One of the core reasons these amplified emotions can be so beneficial relates to a hidden assumption we often overlook.

In order to change any behavior, you must first be aware of it.

It sounds extremely simple, but it is very important in this work. If you want to change your anger, or how you speak in your relationships, you first need to see what exactly triggers your anger. This includes how you respond, and how you would like to act differently when those situations happen. Conscious awareness is the first and foundational step before even being able to make any semblance of behavioral or personality change.

When a psychedelic experience brings these challenging emotions up to the surface, you are being presented with an opportunity. It’s an opportunity to look closely at the mechanisms of your behavioral patterns, how you operate, and the things that trigger these responses. It’s also important to recognize how others react to the way you react.

Map out a plan

Only with this clear seeing of your inner workings, can you begin to map out a plan for addressing and changing these patterns.

If you are in an experience or in a psychedelic therapy program, and you notice that your feelings or symptoms of anxiety or depression are more noticeable, say thank you! Thank the medicine and the experience for giving you such fertile ground to work with. Plant the seeds of behavioral change with a clear vision of where you currently are and a direct sense of what you’d like to change moving forward.

None of this is to downplay the intensity of experience of these emotions. Yes, they can be challenging in the moment. However, psychedelic therapy can be a field of short-term discomfort for long-term benefit. Sitting with this discomfort in the short term can light the fire within you to make real, solid, long-lasting changes, so that you don’t experience these emotions at this level in the future.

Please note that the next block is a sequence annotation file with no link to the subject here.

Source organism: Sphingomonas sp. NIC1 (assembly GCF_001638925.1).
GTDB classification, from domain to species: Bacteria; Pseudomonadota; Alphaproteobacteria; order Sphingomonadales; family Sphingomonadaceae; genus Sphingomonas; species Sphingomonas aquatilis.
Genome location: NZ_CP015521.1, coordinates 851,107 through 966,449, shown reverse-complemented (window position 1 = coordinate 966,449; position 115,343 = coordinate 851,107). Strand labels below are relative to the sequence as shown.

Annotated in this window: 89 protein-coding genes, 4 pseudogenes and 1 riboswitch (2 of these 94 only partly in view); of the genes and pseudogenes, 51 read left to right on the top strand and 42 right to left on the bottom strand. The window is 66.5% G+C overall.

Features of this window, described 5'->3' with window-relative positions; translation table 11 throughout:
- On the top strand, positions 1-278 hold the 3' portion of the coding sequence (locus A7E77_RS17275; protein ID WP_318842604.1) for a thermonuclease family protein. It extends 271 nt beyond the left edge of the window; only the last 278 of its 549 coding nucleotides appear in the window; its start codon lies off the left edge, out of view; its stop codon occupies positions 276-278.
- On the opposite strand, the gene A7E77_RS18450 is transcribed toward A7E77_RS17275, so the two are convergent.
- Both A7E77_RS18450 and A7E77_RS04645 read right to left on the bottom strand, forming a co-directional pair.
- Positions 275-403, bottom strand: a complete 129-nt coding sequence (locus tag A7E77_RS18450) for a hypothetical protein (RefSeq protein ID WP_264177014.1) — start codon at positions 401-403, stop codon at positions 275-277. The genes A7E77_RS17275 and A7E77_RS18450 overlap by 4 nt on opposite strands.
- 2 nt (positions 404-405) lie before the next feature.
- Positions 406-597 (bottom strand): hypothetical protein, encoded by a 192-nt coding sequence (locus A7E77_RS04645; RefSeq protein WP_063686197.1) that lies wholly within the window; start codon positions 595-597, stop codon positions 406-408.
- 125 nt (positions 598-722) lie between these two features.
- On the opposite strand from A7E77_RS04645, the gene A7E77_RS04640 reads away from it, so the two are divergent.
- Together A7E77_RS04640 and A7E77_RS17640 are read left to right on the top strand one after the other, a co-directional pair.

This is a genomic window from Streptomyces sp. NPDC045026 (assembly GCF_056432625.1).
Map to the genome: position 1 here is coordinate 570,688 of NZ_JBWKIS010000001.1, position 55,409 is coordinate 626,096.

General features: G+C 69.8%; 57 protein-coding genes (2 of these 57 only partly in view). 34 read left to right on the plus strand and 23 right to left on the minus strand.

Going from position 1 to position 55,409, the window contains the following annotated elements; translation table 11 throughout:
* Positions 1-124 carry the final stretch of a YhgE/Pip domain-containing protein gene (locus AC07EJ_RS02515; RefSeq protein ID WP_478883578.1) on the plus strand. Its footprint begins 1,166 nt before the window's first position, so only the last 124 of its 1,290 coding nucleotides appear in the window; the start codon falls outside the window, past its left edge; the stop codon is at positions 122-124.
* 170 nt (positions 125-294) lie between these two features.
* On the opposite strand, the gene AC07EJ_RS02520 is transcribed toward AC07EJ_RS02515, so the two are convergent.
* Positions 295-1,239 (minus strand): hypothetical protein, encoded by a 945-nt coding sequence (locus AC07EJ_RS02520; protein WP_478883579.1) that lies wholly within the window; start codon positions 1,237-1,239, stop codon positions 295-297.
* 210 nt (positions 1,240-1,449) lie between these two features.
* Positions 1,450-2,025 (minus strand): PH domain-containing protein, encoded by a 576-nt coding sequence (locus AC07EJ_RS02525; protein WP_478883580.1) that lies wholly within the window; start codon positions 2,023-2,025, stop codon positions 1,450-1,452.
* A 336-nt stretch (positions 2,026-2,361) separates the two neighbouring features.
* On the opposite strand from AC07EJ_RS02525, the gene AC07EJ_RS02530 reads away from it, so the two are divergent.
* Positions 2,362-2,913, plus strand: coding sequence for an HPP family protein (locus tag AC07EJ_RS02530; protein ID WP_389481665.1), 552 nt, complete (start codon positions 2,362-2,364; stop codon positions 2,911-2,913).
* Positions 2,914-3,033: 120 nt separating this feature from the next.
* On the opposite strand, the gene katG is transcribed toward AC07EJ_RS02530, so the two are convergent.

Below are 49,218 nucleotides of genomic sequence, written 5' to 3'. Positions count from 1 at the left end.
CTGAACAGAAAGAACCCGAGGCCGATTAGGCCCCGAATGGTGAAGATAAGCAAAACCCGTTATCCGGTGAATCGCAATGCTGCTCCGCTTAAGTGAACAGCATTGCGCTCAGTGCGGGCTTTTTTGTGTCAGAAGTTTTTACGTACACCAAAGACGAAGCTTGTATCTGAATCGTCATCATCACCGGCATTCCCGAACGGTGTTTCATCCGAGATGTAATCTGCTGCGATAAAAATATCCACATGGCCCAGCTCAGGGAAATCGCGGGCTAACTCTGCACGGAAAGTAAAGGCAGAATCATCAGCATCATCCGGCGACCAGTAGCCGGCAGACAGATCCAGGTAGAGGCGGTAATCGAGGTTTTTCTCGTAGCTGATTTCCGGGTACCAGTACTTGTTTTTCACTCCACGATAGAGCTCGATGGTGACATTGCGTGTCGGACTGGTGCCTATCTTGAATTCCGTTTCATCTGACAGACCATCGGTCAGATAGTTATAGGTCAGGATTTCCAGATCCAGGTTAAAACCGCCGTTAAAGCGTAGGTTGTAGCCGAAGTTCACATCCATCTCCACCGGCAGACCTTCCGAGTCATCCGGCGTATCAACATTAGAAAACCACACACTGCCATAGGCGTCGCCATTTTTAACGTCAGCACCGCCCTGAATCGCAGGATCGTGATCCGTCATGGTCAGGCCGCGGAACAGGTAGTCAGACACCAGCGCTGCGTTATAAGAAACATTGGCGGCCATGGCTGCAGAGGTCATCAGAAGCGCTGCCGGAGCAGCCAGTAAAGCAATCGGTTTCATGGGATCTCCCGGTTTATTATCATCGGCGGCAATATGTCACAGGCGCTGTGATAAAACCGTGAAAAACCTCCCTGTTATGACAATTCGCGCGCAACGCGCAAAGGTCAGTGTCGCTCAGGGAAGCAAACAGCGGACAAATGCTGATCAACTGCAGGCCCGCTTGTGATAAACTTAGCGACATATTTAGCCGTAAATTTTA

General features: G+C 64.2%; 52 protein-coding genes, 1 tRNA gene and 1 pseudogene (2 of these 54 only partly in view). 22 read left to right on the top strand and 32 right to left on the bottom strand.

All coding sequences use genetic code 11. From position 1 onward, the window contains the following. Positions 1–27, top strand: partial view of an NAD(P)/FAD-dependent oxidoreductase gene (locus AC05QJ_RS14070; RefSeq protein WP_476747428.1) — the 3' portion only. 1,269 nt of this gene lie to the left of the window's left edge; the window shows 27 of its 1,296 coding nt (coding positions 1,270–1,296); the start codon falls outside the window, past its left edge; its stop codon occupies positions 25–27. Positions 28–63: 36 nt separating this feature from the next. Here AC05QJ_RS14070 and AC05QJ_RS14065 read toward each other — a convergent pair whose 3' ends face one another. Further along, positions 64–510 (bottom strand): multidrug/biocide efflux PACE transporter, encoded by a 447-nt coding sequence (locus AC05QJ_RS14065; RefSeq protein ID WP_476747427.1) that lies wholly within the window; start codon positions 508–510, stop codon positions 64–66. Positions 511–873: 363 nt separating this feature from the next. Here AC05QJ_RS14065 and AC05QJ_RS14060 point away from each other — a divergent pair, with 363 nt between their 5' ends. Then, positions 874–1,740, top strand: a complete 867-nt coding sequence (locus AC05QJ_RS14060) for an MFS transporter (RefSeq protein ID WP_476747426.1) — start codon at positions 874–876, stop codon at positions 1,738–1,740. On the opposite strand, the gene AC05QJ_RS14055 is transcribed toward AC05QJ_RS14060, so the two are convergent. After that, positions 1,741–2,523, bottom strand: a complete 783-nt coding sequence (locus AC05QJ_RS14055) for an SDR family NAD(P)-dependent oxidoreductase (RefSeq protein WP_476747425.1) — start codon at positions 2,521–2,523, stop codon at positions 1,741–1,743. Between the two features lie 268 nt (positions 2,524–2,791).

Self-reflect often

Sometimes, taking a clear look at yourself as you are in this moment is the greatest gift you can give yourself. This deep self-awareness serves as the foundation for all future growth and development, and is one of the reasons psychedelic therapy can be so powerful at making rapid and sustained behavioral change.

There is a traditional saying in this work, ”What’s coming, is going.” This can be a great support for you if you are experiencing increased anxiety and depression symptoms. The things that arise in awareness, whether visions, memories, emotions, sensations are coming up so that they can be released. You don’t have to carry the weight of these emotions or experiences with you any longer.

These experiences are coming from within your body, your psyche, and through your conscious awareness, so that they can be forgiven and released.

Using this Opportunity to Examine and Experiment

There is another benefit to being presented very directly with increased emotional sensitivity and awareness: the opportunity to examine what interventions, actions, behaviors, or habits help to remedy them!

The process of deep behavioral or personality-level changes can be challenging or demotivating, because it can be difficult to see clear progress. It’s natural to seek a deep sense that what you’re doing is actually working to move you in the direction that you want to go.

This increases emotional sensitivity, presence, and awareness of these states that can be brought on by psychedelic therapy gives you an opportunity to work with this.

Learn to understand your emotions and behaviors

By becoming increasingly sensitive to your emotions, you have a much more sensitive instrument to gauge whether certain actions, habits, people, or behaviors positively or negatively influence your emotional state. In becoming more sensitive to your anxiety, you can see very clearly what brings on more of it, and what helps reduce it.